The drawings show square houses, green trees, and a big yellow sun rising over blue ocean. In some, stick figures are running or swimming - or drowning.
Anda Nita, a 4-year-old tsunami survivor, looks up from his paper. What's he drawing? "Mountain," he says, and goes back to sketching more humps.
"They always draw the mountains," sighs Prawoto, a social worker who runs a play group for around 50 children at a refugee camp here. To the kids, many of whom lost family members as well as their homes in the Dec. 26 tsunami, mountains provided an escape from surging ocean.
Prawoto, who started the play group, says drawing gives kids a chance to express feelings about the giant waves that uprooted their lives. It's also a way to voice darker fears of an uncertain future, and all that was left behind.
It's an approach that has paid off in other tsunami-affected like Sri Lanka and Thailand. Experts in child protection and psychological counseling say that most children can slough off horrific memories that would haunt many adults, and can find solace in play.
"What we've found is that [children] have been really willing to discuss their experience. It's very helpful. It helps us to understand what's on the inside," says Charlie Melvin, a psychosocial counselor at Save the Children, a US charity.
A tiny percentage of children, though, may require specialized trauma counseling in the future. To make sure such cases are identified, Indonesia is training around 1,800 teachers at 612 schools across Aceh in social psychology and trauma awareness. Even if no cases emerge, teachers will be better equipped to deal with the tragedy's aftermath, say educators.
"You don't need to talk about tsunami all the time. But if the children do want to tell their stories, listen to them," says Abdul Aziz, an education officer at UNICEF, which is supporting the training.
Of the $960 million pledged in US government tsunami aid, $52 million has gone to support programs in Indonesia. A "good portion" of this amount is earmarked for psychological activities, according to Betina Moreira, a spokesman for USAID in Indonesia. The scale of the tragedy and its impact on the mental health of survivors make it a priority area.
"The number of families broken up, children left without parents, and parents left without children is much greater than any other disaster we've dealt with in Indonesia," she says.
For remaining family members, separation is difficult. Some parents have been reluctant to let their children attend school and play groups since the tsunami struck. Or they wait outside during class, afraid to be away from their children, who often share their parent's anxiety and find it hard to concentrate, say educators.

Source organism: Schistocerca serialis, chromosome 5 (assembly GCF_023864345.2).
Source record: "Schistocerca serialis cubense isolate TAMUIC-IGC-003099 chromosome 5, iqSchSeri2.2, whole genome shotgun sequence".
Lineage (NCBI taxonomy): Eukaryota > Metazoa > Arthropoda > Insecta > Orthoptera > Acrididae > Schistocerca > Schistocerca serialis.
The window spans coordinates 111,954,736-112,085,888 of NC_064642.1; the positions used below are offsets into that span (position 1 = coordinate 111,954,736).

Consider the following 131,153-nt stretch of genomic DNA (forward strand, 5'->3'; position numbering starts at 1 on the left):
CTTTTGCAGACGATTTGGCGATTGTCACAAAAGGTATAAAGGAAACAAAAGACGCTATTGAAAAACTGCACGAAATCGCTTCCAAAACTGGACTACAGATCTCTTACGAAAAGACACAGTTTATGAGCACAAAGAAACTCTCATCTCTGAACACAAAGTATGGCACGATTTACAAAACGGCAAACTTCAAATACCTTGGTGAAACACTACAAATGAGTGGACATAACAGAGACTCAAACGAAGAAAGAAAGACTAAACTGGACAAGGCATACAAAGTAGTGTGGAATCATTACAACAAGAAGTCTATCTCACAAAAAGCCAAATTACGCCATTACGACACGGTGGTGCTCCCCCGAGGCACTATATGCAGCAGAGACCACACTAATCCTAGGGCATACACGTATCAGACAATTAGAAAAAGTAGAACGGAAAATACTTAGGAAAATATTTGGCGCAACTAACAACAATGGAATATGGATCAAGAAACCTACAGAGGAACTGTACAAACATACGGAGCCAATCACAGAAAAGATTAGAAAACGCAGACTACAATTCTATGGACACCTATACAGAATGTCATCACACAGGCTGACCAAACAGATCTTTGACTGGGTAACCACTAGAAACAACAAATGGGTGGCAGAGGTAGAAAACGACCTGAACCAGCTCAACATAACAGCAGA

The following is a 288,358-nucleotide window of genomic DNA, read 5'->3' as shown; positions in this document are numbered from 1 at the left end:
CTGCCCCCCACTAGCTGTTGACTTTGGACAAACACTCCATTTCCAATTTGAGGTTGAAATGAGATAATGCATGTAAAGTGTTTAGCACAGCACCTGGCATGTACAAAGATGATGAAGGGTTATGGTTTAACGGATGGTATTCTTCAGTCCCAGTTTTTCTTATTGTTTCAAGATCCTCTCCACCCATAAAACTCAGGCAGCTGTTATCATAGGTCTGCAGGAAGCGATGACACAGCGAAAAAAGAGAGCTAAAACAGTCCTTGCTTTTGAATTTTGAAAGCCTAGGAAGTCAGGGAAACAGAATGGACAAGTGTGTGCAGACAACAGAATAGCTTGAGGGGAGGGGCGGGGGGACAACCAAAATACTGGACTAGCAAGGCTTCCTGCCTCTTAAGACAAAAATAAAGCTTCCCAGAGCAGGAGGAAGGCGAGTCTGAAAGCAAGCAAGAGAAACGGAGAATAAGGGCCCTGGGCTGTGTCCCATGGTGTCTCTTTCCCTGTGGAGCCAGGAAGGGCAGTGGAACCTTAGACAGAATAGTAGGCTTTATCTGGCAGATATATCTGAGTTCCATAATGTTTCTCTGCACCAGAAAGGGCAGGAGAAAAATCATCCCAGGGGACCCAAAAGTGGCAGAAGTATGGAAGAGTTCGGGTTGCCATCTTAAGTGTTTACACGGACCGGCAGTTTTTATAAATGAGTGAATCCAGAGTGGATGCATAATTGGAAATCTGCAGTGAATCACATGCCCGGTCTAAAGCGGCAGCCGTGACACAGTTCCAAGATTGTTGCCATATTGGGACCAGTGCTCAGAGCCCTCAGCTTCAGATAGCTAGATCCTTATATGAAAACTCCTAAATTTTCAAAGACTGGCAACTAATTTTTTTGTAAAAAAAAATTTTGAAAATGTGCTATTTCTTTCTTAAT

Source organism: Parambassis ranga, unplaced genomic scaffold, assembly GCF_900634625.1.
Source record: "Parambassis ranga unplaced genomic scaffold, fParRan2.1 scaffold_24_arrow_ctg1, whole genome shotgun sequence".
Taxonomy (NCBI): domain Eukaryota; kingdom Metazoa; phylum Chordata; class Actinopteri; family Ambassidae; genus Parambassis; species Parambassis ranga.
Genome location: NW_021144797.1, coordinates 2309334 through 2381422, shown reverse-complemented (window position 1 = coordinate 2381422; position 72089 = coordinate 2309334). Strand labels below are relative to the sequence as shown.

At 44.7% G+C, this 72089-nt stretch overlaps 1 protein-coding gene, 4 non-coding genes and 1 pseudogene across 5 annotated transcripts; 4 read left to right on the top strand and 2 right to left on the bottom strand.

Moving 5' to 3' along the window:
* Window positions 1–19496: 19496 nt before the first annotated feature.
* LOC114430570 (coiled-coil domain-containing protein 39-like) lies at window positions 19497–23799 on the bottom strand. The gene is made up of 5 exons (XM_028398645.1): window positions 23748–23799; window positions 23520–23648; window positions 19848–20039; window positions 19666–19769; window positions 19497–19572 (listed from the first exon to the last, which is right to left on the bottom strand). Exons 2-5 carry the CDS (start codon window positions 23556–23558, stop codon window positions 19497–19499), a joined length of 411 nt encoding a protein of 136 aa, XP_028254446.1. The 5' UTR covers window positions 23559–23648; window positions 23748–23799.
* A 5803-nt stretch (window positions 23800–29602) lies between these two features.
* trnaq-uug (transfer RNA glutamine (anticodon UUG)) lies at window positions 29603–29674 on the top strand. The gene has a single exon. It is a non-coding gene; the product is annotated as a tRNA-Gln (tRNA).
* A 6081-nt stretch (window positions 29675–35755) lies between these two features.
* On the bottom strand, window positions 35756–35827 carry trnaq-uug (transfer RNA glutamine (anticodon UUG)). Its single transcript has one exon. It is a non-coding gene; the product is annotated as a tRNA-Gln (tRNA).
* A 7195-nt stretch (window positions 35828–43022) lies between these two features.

This fear is understandable, given the tsunami's devastating impact on Aceh's young generation. Aid workers estimate that at least one-third of the 235,000 people listed as dead or missing in Indonesia were children who were unable to overcome the giant waves.
Among those who did is Ari Pratama, an impish 11-year-old at the play group. At the time he was staying with his grandmother at her house near the sea, and when he heard a commotion in the street he ran outside. "A neighbor told me don't go inside, the sea is coming. But it came so fast I was swept away. I tried to swim and I'm a good swimmer, but I was underwater and my leg was trapped," he says.
Somehow Ari floated to the surface and held onto a tree until the water receded in the evening and he was reunited with his parents. His grandmother was never found, though. "Sometimes I think about the tsunami and I tell my mother about it," he says.
Sharing such experiences within Aceh's tightlyknit communities is nothing new, though counselors sometimes meet resistance from those who see their methods as foreign or Western. In response, they stress that their ideas of psychological healing fit into Aceh's traditional Islamic culture, with its emphasis on social rituals and prayers.
One such practice is peusijuk, a communal prayer used to give strength to community members in tough circumstances. "This is really part of the healing process here in Aceh," says Aziz. "We use a lot of Islamic values [in training educators], this is the way to comfort people unsure about the Western ideas. We say this is your culture, your religious values."
In the west-coast town of Lamno, morning playtime is a boisterous affair. Kneeling on a blue tarp, dozens of young children clap their bodies and mouth the words to a traditional Islamic song that their teacher has sprinkled with references to the tsunami that swept away their villages. Boys and girls sing separately, and most of the girls wear white or flowery head scarves, even those as young as 5.
It's a steamy hot morning but the children perform with gusto as their instructor tells a group of visitors about her plans to stage a singing contest between Lamno's different play groups, which are supported by World Vision, a US-based Christian charity. Maimunah says her children are unabashed by songs of giant crashing waves. "All of them were affected by the tsunami so this is their history," she says.
Back in Banda Aceh, the play group is winding down. Perched on a plastic chair, Muri Hayati, who is 8, says she misses her friends from her old neighborhood, though some have come to visit her family at the camp.
"Before the tsunami, we were a poor family," she said, shyly tugging at the hem of her red dress. What little that they had - a two-bedroom home, a TV - was swept away. Still, Muri can see a future beyond the crowded camp. When she finishes school - "and becomes a big person" - Muri reckons she will become a doctor. "They make a lot of money," she says.